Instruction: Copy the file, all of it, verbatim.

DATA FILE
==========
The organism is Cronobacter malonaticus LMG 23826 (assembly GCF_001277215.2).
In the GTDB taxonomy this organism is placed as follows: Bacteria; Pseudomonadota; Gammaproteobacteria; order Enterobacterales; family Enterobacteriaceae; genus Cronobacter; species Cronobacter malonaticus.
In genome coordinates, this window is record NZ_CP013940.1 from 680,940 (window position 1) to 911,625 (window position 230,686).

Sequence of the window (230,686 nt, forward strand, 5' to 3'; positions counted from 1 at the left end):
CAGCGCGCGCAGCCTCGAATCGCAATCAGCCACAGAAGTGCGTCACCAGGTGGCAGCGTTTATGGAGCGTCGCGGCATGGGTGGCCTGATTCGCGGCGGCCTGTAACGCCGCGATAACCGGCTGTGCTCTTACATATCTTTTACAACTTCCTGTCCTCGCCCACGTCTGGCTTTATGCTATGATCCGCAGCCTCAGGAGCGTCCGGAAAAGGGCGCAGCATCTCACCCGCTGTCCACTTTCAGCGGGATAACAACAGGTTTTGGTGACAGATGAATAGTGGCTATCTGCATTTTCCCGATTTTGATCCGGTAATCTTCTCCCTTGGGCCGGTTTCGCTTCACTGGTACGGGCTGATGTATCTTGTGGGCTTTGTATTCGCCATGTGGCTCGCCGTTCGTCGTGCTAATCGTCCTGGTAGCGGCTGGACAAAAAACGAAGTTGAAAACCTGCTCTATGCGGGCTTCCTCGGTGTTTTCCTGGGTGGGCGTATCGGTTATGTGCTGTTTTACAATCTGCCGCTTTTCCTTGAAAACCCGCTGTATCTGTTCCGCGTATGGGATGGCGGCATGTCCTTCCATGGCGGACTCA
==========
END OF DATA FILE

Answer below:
The organism is Cronobacter malonaticus LMG 23826 (assembly GCF_001277215.2).
In the GTDB taxonomy this organism is placed as follows: Bacteria; Pseudomonadota; Gammaproteobacteria; order Enterobacterales; family Enterobacteriaceae; genus Cronobacter; species Cronobacter malonaticus.
In genome coordinates, this window is record NZ_CP013940.1 from 680,940 (window position 1) to 911,625 (window position 230,686).

Sequence of the window (230,686 nt, forward strand, 5' to 3'; positions counted from 1 at the left end):
CAGCGCGCGCAGCCTCGAATCGCAATCAGCCACAGAAGTGCGTCACCAGGTGGCAGCGTTTATGGAGCGTCGCGGCATGGGTGGCCTGATTCGCGGCGGCCTGTAACGCCGCGATAACCGGCTGTGCTCTTACATATCTTTTACAACTTCCTGTCCTCGCCCACGTCTGGCTTTATGCTATGATCCGCAGCCTCAGGAGCGTCCGGAAAAGGGCGCAGCATCTCACCCGCTGTCCACTTTCAGCGGGATAACAACAGGTTTTGGTGACAGATGAATAGTGGCTATCTGCATTTTCCCGATTTTGATCCGGTAATCTTCTCCCTTGGGCCGGTTTCGCTTCACTGGTACGGGCTGATGTATCTTGTGGGCTTTGTATTCGCCATGTGGCTCGCCGTTCGTCGTGCTAATCGTCCTGGTAGCGGCTGGACAAAAAACGAAGTTGAAAACCTGCTCTATGCGGGCTTCCTCGGTGTTTTCCTGGGTGGGCGTATCGGTTATGTGCTGTTTTACAATCTGCCGCTTTTCCTTGAAAACCCGCTGTATCTGTTCCGCGTATGGGATGGCGGCATGTCCTTCCATGGCGGACTCA